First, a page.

MSNBC just published an article:
I've been reading the comments to the article. They're quite predictable. You've probably read them all before. I'll make it quite clear right now that I've been convinced that human-caused climate change is real for literally decades now; so long that debating the reality of climate change no longer even interests me.
Here's what interests me now:
What form will the coming climate change disaster take?
I think that there will be an event of such enormous consequence that it finally tips the scale. An event that clears the board so that no serious doubters remain. I'm not talking about some gradual rising of the ocean, a few inches a decade, that might be ignored for a lifetime. I'm talking about a world shaking cataclysm that would happen in months, or at most, just a few years. People seem to be completely willing to sacrifice their grandchildren to suffering and death, but I don't think it will take that long. The suffering and dying have already started and there's a really good chance that it's going to happen to you! The question that interests me now is, "What will that event be?" Some possibilities:
The Last World War
Of course, we still won't agree even after Mother Earth cracks us all on the knuckles and gets our attention. Vast numbers will say that it is their God (a different God for different groups) punishing us for our corrupt ways. This could be the force that makes the actual form of the coming disaster more directly human caused. A religious group might gain control over a national war machine powerful enough somewhere to bring on the Last World War. I would claim that if it happened, it would be a direct consequence of climate change because that level of religious frenzy would have to be supported by a general environmental collapse and the accompanying famine and death. Anything less would not convince a whole country to commit national - and international - suicide.
Changing Ocean Currents
Were you aware that Denmark is about as far north as the coast of Alaska? So, why isn't Denmark as cold as Alaska? The answer is "the Gulf Stream". A warm ocean current makes the climate of Europe in general much more moderate than it would be otherwise. But this particular current could be shifted if the vast amounts of fresh water, currently locked up in ice in Siberia, Canada and Greenland, were released into the ocean too quickly. That could turn Europe - countries like Britain, France, Germany, Norway, Sweden and Denmark - into a much colder climate and the end result of that would be that their agriculture would fail and famine would overwhelm Europe.
There are other ocean currents that, if changed, would also have cataclysmic effects on existing populations. While an ocean current won't change completely in a few weeks, a crop failure can take place in just one season. Consider Russia in 2010 or Texas this year. Consider the consequences of a crop failure that no amount of grain-hauling ships could make up for. What if the rice crop from Pakistan to Indochina failed? The resulting famine would make any previous event in human history pale in comparison.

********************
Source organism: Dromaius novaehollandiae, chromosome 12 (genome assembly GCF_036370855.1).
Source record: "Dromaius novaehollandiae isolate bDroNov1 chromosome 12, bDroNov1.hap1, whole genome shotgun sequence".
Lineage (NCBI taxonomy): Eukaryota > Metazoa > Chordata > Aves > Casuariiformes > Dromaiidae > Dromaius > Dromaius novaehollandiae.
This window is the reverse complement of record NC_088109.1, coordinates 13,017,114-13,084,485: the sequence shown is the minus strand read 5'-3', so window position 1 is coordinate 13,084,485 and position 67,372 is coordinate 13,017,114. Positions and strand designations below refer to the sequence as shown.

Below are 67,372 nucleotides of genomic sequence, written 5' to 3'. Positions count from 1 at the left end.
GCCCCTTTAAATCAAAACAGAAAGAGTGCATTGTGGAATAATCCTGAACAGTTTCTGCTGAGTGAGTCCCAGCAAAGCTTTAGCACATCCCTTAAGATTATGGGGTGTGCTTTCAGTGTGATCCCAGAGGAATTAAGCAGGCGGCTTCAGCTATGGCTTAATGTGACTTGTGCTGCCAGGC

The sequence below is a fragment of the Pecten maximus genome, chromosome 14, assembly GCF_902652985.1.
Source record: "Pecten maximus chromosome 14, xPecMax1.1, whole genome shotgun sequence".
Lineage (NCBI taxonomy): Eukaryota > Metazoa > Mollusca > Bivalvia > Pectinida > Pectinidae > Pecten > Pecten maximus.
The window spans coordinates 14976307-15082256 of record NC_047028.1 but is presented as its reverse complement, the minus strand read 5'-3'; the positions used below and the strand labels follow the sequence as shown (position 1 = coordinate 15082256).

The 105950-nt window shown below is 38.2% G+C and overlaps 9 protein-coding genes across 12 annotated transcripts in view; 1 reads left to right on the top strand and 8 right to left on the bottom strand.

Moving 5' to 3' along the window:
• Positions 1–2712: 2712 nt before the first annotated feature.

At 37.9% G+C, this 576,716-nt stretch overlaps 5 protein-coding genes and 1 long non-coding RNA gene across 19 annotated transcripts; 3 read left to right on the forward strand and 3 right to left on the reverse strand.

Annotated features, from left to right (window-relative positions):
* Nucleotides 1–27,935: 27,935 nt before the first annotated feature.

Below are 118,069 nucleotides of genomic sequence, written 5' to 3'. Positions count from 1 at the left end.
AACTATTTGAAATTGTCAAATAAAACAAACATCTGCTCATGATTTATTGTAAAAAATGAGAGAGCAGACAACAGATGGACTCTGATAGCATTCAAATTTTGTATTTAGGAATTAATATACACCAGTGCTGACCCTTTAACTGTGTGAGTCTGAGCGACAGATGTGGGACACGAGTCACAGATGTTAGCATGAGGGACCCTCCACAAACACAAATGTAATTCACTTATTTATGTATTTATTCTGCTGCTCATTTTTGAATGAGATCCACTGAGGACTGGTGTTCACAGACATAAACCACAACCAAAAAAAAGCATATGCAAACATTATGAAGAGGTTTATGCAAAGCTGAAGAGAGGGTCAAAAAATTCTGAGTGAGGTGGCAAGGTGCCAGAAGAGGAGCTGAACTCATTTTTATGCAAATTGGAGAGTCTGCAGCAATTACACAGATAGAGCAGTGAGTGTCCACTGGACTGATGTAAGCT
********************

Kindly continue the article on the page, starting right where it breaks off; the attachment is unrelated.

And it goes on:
Southern Heat Wave
These are nice ideas, but they're not what I'm predicting. I call my prediction, "Southern Heat Wave".
As the MSNBC article makes clear, there's nothing gradual about the effects of climate change. As the environmental ship passes the tipping point, the effects we will see are singular weather catastrophies, like the record setting series of tornados in the midwest this year. What I forsee is a heat wave that stretches across the southern US. A heat wave that gets hot enough for long enough to cause the power grid to fail. Once the power grid fails in one major population center - say, Los Angeles or Phoenix or Dallas - it will have a ripple effect that will cause the grid to fail in others that are teetering on the edge. And once that happens, people will start to die in unprecedented numbers in these massive population centers.
You think that can't happen? In 2003, Europe experienced the hottest summer on record and approximately 40,000 people died as a result. In France alone, there were 14,802 heat-related deaths, mostly among the elderly. In Cyprus, the official high exceeded 125 degrees. This had a dramatic effect in Europe, but it wasn't quite on the scale necessary to create the complete reversal of thinking that I'm talking about. For one thing, their power grid never experienced widespread failure. They don't depend on air conditioning like LA, Phoenix and Dallas do.
A heat wave that engulfs most of the southern US combined with a widespread power failure could cause deaths from the hundreds of thousands to millions. That will get our attention. There won't be any arguments about whether the climate is changing after that.
What's Your Prediction?
But there are lots of climate disasters that might take place before this one does. What's your favorite?